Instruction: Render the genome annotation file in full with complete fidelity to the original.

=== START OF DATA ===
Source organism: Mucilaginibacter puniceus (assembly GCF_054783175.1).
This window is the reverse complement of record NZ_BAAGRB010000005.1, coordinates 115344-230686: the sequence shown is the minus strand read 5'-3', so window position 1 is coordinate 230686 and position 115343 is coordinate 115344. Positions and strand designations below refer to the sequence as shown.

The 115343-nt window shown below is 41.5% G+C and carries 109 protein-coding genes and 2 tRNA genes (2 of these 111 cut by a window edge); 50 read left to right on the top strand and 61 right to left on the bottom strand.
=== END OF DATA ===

Source organism: Mucilaginibacter puniceus (assembly GCF_054783175.1).
This window is the reverse complement of record NZ_BAAGRB010000005.1, coordinates 115344-230686: the sequence shown is the minus strand read 5'-3', so window position 1 is coordinate 230686 and position 115343 is coordinate 115344. Positions and strand designations below refer to the sequence as shown.

The 115343-nt window shown below is 41.5% G+C and carries 109 protein-coding genes and 2 tRNA genes (2 of these 111 cut by a window edge); 50 read left to right on the top strand and 61 right to left on the bottom strand.